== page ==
“Point taken, Federi,” the Captain laughed. “I can see you’ll hold me to my word. We are working towards a safer planet. I’m hoping, in time, to have countless descendants all over the world; it must be a safe place. Anything less is not enough. If I defect from this course, I expect all of you to bring me back on track! Is that understood?”

“Poor Rushka,” muttered Federi. Rushka blushed crimson.

Radomir Lascek laughed along with the others. “Hoy, Tzigan! Enough of the cabaret! Let’s get focused,” he added sternly. “Most of all I want to prevent that war. Therefore -” He stopped himself. Federi was smiling satirically to himself and shaking his head.

“Objections, Tzigan?” asked Lascek.

“Military dictatorship,” said Federi. “It’ll never fly, Captain.”

Radomir Lascek studied his Tzigan critically. This was the plan as discussed at Prime Base, in the secret meeting down in the Seafloor station. The first part had already been carried out! To change the rest now?

“You want us to retake the concepts, Federi? What would you suggest?”

“The people can govern themselves,” said Federi. “They are self-sufficient.”

“So, anarchy,” concluded Lascek scathingly.

The Free Gypsy nodded.

“Anarchy,” announced Radomir Lascek, “is not a stable system. Here’s why.”

“’s working in Southern Free,” commented the gypsy.

“Southern Free!” snorted the Pirate Captain. “Right. If there were only the people, as you refer to them, my good Tzigan, then anarchy would be the most logical state of governance. But essentially humankind throws up four types.”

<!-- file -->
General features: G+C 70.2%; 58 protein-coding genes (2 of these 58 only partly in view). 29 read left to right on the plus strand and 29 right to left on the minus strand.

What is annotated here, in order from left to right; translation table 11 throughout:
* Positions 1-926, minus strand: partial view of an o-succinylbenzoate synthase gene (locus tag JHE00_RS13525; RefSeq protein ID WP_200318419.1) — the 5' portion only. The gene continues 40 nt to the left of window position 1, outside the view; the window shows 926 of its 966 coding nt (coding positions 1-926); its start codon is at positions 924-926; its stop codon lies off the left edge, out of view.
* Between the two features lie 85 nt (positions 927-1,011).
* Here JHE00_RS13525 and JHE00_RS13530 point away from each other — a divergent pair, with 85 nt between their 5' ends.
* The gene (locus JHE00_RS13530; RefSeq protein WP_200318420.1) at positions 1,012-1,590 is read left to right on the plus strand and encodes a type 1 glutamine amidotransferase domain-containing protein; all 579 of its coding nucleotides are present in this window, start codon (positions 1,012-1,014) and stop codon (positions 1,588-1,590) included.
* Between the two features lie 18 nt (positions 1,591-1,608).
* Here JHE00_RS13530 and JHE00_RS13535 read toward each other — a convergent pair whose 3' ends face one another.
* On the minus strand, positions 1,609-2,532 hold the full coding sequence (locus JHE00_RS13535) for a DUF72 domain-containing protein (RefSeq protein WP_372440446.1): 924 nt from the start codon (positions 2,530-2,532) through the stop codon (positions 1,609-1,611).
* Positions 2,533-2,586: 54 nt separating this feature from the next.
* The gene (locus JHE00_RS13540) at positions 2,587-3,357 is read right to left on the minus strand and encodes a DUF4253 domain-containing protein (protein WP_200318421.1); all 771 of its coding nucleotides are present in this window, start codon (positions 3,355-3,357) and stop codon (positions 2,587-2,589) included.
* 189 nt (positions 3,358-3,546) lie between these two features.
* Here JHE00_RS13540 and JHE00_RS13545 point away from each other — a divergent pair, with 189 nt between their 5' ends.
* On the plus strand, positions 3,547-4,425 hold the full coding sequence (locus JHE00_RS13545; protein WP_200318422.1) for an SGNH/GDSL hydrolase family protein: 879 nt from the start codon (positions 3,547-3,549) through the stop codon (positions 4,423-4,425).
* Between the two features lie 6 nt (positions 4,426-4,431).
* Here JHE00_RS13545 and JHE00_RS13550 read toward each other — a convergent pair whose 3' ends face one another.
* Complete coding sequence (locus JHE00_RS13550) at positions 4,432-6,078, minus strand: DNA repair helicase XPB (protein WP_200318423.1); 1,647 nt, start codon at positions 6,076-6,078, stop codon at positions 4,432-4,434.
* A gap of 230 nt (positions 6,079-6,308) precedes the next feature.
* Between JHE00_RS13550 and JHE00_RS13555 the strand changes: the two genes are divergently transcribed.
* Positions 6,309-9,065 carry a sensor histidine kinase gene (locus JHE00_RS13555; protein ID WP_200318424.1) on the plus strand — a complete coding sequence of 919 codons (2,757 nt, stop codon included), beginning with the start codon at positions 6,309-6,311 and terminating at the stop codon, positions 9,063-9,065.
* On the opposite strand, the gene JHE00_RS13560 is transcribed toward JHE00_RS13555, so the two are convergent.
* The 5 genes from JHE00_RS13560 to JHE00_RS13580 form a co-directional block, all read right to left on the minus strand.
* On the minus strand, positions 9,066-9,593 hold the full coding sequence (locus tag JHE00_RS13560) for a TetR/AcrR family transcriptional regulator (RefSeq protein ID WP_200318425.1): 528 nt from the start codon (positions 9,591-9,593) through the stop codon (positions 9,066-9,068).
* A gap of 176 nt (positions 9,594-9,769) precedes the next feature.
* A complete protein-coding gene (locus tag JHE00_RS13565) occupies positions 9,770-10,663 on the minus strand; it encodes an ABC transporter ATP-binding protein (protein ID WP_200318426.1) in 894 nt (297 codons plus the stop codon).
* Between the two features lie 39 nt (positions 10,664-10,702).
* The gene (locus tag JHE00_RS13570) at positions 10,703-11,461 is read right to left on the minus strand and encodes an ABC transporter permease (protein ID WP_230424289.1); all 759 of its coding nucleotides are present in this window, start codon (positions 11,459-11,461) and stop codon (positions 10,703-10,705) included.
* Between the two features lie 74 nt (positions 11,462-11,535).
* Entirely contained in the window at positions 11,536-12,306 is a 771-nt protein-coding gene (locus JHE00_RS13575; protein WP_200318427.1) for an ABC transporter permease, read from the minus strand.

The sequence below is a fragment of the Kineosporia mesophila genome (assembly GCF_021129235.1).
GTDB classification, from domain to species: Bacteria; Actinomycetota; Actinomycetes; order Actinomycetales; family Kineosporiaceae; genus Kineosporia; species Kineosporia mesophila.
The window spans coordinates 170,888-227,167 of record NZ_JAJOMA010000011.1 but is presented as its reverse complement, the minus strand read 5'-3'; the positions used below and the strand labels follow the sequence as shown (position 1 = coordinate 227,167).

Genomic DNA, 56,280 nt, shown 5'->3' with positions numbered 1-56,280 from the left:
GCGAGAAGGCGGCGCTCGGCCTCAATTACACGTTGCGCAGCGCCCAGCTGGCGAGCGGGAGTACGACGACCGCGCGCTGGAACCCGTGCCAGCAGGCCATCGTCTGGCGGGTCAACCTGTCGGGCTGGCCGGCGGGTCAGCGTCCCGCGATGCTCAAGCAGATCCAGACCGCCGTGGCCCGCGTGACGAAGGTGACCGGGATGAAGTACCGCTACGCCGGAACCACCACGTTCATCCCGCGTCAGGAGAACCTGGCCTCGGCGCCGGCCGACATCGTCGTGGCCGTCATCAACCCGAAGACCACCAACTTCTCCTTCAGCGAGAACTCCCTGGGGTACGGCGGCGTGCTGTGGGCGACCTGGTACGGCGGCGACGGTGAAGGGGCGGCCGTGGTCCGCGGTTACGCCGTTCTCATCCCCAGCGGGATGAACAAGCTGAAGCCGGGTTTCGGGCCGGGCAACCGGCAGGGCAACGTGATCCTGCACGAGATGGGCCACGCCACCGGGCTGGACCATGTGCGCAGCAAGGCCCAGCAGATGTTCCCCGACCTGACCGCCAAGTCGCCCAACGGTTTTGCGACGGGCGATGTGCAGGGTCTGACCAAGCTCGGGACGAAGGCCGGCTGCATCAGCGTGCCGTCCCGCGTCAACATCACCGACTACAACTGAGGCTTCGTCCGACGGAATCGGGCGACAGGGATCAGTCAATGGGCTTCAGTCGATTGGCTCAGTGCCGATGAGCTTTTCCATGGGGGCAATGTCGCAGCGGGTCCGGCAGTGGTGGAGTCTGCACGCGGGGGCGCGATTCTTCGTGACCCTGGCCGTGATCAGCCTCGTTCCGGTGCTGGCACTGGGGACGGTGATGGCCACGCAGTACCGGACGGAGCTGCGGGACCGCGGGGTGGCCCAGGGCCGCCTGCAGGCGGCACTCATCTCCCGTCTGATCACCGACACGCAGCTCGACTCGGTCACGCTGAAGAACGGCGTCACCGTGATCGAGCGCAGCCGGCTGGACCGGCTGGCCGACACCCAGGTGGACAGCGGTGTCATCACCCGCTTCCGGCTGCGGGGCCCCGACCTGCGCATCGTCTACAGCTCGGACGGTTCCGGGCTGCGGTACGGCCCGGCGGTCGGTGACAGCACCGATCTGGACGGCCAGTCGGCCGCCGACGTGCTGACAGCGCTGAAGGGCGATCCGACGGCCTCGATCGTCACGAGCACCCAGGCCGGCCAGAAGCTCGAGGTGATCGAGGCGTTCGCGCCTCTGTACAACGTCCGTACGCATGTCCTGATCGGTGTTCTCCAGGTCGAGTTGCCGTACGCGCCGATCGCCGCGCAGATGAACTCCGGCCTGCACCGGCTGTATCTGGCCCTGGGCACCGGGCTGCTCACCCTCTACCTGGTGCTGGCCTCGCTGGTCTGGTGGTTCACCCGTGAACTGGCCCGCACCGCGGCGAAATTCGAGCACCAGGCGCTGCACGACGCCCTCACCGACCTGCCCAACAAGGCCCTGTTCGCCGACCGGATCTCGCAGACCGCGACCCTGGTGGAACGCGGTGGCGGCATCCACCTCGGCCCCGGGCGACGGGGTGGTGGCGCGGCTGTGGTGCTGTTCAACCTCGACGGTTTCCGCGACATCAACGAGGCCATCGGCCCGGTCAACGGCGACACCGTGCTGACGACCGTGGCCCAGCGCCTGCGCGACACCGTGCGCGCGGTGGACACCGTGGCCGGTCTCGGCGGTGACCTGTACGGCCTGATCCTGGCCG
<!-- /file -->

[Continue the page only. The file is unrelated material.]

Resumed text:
“This I’d like to hear,” muttered Federi with a small smile.

“There are those who are born to lead,” said Lascek. “A people do better under the care of a natural leader than left to their own devices. This is why such natural leaders tend to bubble to the top. Secondly there are those in need of leadership.”

“Really? Who?”

“Gypsies, highwaymen, petty thieves,” replied Lascek with a smile. “Those with a slight criminal bent, those whose ethics are in need of revision.” He watched his gypsy gulp air.

“Captain,” objected Jon Marsden. Radomir Lascek held up a hand.

“Hear me out. Thirdly, you get the large criminals. Big-picture people who lead nations to their demise for personal profit. I count the twenty you deleted, amongst them.”

The Tzigan wasn’t looking at him.

“And fourthly, my good Federi, there are what you term the ‘people’,” completed Lascek. “If it weren’t for types two and three, they would indeed be self-sufficient: They are basically honest, small-minded and a bit boring. It’s that third type, the great predators, from which we need to protect your people.” He paused, studying his officers.

Gypsies and highwaymen, thought Federi angrily. Gypsies had better ethics than any gadjo nation on Earth! They had the romipen!